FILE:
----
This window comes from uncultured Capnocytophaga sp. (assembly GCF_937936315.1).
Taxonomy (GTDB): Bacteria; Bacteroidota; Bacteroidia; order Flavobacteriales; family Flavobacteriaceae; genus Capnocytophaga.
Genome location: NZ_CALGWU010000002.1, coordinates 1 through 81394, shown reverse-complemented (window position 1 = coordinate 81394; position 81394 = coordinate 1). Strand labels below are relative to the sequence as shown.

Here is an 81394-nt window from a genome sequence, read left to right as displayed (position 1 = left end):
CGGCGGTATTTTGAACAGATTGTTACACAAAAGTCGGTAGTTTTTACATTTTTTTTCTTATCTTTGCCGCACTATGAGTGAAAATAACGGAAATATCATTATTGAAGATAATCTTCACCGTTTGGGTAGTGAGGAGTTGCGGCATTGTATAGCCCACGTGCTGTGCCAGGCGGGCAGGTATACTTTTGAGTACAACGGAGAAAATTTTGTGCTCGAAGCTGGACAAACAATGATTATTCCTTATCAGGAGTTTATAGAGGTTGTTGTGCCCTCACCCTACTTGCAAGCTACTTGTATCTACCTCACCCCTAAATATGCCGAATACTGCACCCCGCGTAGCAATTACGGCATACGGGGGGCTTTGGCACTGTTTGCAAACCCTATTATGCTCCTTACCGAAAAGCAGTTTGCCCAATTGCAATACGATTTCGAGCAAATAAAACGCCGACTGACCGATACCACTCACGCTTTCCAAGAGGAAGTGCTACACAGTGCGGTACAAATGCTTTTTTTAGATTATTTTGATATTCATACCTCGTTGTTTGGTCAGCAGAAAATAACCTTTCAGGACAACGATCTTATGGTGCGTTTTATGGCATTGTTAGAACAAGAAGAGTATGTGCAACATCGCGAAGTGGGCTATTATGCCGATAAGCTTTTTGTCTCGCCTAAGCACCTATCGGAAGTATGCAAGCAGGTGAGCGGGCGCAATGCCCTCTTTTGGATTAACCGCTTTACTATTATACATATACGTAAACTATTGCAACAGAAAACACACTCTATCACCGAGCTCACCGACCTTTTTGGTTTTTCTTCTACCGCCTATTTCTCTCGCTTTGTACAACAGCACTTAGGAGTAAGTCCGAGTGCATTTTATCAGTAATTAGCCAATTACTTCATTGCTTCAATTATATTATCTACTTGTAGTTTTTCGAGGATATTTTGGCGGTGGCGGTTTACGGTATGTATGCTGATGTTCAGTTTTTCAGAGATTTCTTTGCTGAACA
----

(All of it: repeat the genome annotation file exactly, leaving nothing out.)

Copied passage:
This window comes from uncultured Capnocytophaga sp. (assembly GCF_937936315.1).
Taxonomy (GTDB): Bacteria; Bacteroidota; Bacteroidia; order Flavobacteriales; family Flavobacteriaceae; genus Capnocytophaga.
Genome location: NZ_CALGWU010000002.1, coordinates 1 through 81394, shown reverse-complemented (window position 1 = coordinate 81394; position 81394 = coordinate 1). Strand labels below are relative to the sequence as shown.

Here is an 81394-nt window from a genome sequence, read left to right as displayed (position 1 = left end):
CGGCGGTATTTTGAACAGATTGTTACACAAAAGTCGGTAGTTTTTACATTTTTTTTCTTATCTTTGCCGCACTATGAGTGAAAATAACGGAAATATCATTATTGAAGATAATCTTCACCGTTTGGGTAGTGAGGAGTTGCGGCATTGTATAGCCCACGTGCTGTGCCAGGCGGGCAGGTATACTTTTGAGTACAACGGAGAAAATTTTGTGCTCGAAGCTGGACAAACAATGATTATTCCTTATCAGGAGTTTATAGAGGTTGTTGTGCCCTCACCCTACTTGCAAGCTACTTGTATCTACCTCACCCCTAAATATGCCGAATACTGCACCCCGCGTAGCAATTACGGCATACGGGGGGCTTTGGCACTGTTTGCAAACCCTATTATGCTCCTTACCGAAAAGCAGTTTGCCCAATTGCAATACGATTTCGAGCAAATAAAACGCCGACTGACCGATACCACTCACGCTTTCCAAGAGGAAGTGCTACACAGTGCGGTACAAATGCTTTTTTTAGATTATTTTGATATTCATACCTCGTTGTTTGGTCAGCAGAAAATAACCTTTCAGGACAACGATCTTATGGTGCGTTTTATGGCATTGTTAGAACAAGAAGAGTATGTGCAACATCGCGAAGTGGGCTATTATGCCGATAAGCTTTTTGTCTCGCCTAAGCACCTATCGGAAGTATGCAAGCAGGTGAGCGGGCGCAATGCCCTCTTTTGGATTAACCGCTTTACTATTATACATATACGTAAACTATTGCAACAGAAAACACACTCTATCACCGAGCTCACCGACCTTTTTGGTTTTTCTTCTACCGCCTATTTCTCTCGCTTTGTACAACAGCACTTAGGAGTAAGTCCGAGTGCATTTTATCAGTAATTAGCCAATTACTTCATTGCTTCAATTATATTATCTACTTGTAGTTTTTCGAGGATATTTTGGCGGTGGCGGTTTACGGTATGTATGCTGATGTTCAGTTTTTCAGAGATTTCTTTGCTGAACA